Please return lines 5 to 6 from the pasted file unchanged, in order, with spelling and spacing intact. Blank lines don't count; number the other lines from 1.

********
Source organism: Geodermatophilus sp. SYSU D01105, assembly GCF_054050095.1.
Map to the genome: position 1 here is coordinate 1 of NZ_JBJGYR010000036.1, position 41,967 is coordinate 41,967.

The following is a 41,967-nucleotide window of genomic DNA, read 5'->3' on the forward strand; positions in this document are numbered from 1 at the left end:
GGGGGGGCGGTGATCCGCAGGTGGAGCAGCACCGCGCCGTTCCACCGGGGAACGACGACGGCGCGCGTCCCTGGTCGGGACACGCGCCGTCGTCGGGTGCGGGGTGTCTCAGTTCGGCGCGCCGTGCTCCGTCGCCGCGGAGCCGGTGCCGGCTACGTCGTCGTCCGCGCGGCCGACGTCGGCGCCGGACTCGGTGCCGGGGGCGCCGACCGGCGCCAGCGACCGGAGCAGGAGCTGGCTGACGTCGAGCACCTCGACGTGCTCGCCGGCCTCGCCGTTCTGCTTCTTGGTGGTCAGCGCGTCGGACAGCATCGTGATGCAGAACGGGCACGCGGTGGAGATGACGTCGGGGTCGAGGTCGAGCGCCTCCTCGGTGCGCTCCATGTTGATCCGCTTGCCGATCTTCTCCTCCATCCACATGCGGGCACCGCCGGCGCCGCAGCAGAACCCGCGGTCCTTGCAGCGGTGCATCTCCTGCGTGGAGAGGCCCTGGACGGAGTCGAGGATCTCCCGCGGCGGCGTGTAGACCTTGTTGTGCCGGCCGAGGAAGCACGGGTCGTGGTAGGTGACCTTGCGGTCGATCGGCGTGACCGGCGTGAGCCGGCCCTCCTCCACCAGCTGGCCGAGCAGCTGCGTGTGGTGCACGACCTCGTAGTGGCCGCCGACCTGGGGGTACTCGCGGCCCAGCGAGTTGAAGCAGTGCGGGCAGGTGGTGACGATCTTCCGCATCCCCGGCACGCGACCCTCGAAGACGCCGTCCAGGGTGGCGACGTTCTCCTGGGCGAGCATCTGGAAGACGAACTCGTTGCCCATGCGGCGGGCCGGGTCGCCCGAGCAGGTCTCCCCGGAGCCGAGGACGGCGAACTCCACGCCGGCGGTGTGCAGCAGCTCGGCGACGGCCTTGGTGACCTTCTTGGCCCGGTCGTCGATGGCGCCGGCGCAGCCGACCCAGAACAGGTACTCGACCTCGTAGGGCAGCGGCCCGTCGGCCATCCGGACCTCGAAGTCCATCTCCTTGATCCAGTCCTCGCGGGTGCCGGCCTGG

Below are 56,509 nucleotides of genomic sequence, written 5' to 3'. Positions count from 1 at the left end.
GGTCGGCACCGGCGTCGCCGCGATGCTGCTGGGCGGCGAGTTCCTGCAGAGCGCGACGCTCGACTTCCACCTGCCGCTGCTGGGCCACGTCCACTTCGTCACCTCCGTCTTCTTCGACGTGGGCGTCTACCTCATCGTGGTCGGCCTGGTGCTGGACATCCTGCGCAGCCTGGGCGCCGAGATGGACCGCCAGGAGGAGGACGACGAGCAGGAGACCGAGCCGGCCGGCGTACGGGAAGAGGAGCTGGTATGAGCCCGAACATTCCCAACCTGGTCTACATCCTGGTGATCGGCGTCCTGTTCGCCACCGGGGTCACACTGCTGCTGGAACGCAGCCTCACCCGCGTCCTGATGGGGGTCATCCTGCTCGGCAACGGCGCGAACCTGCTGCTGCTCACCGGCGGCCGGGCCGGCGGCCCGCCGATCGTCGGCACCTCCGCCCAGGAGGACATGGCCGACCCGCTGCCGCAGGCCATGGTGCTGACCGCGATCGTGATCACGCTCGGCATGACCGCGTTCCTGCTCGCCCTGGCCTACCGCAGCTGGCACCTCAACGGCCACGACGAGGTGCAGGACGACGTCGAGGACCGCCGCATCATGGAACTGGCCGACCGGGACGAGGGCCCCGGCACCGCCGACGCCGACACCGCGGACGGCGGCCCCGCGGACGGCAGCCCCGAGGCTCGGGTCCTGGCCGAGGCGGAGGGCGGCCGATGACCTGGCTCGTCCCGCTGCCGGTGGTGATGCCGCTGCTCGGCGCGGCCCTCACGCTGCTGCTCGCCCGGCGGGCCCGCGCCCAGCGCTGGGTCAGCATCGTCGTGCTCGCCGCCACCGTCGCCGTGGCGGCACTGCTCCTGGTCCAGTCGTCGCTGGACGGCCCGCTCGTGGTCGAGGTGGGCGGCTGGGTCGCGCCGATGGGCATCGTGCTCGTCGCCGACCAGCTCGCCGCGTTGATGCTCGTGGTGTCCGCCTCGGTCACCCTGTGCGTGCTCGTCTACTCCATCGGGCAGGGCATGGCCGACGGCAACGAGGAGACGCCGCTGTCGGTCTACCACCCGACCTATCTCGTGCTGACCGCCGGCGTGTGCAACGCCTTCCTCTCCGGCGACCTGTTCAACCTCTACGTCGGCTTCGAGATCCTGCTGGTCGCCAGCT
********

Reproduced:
Below are 56,509 nucleotides of genomic sequence, written 5' to 3'. Positions count from 1 at the left end.
GGTCGGCACCGGCGTCGCCGCGATGCTGCTGGGCGGCGAGTTCCTGCAGAGCGCGACGCTCGACTTCCACCTGCCGCTGCTGGGCCACGTCCACTTCGTCACCTCCGTCTTCTTCGACGTGGGCGTCTACCTCATCGTGGTCGGCCTGGTGCTGGACATCCTGCGCAGCCTGGGCGCCGAGATGGACCGCCAGGAGGAGGACGACGAGCAGGAGACCGAGCCGGCCGGCGTACGGGAAGAGGAGCTGGTATGAGCCCGAACATTCCCAACCTGGTCTACATCCTGGTGATCGGCGTCCTGTTCGCCACCGGGGTCACACTGCTGCTGGAACGCAGCCTCACCCGCGTCCTGATGGGGGTCATCCTGCTCGGCAACGGCGCGAACCTGCTGCTGCTCACCGGCGGCCGGGCCGGCGGCCCGCCGATCGTCGGCACCTCCGCCCAGGAGGACATGGCCGACCCGCTGCCGCAGGCCATGGTGCTGACCGCGATCGTGATCACGCTCGGCATGACCGCGTTCCTGCTCGCCCTGGCCTACCGCAGCTGGCACCTCAACGGCCACGACGAGGTGCAGGACGACGTCGAGGACCGCCGCATCATGGAACTGGCCGACCGGGACGAGGGCCCCGGCACCGCCGACGCCGACACCGCGGACGGCGGCCCCGCGGACGGCAGCCCCGAGGCTCGGGTCCTGGCCGAGGCGGAGGGCGGCCGATGACCTGGCTCGTCCCGCTGCCGGTGGTGATGCCGCTGCTCGGCGCGGCCCTCACGCTGCTGCTCGCCCGGCGGGCCCGCGCCCAGCGCTGGGTCAGCATCGTCGTGCTCGCCGCCACCGTCGCCGTGGCGGCACTGCTCCTGGTCCAGTCGTCGCTGGACGGCCCGCTCGTGGTCGAGGTGGGCGGCTGGGTCGCGCCGATGGGCATCGTGCTCGTCGCCGACCAGCTCGCCGCGTTGATGCTCGTGGTGTCCGCCTCGGTCACCCTGTGCGTGCTCGTCTACTCCATCGGGCAGGGCATGGCCGACGGCAACGAGGAGACGCCGCTGTCGGTCTACCACCCGACCTATCTCGTGCTGACCGCCGGCGTGTGCAACGCCTTCCTCTCCGGCGACCTGTTCAACCTCTACGTCGGCTTCGAGATCCTGCTGGTCGCCAGCT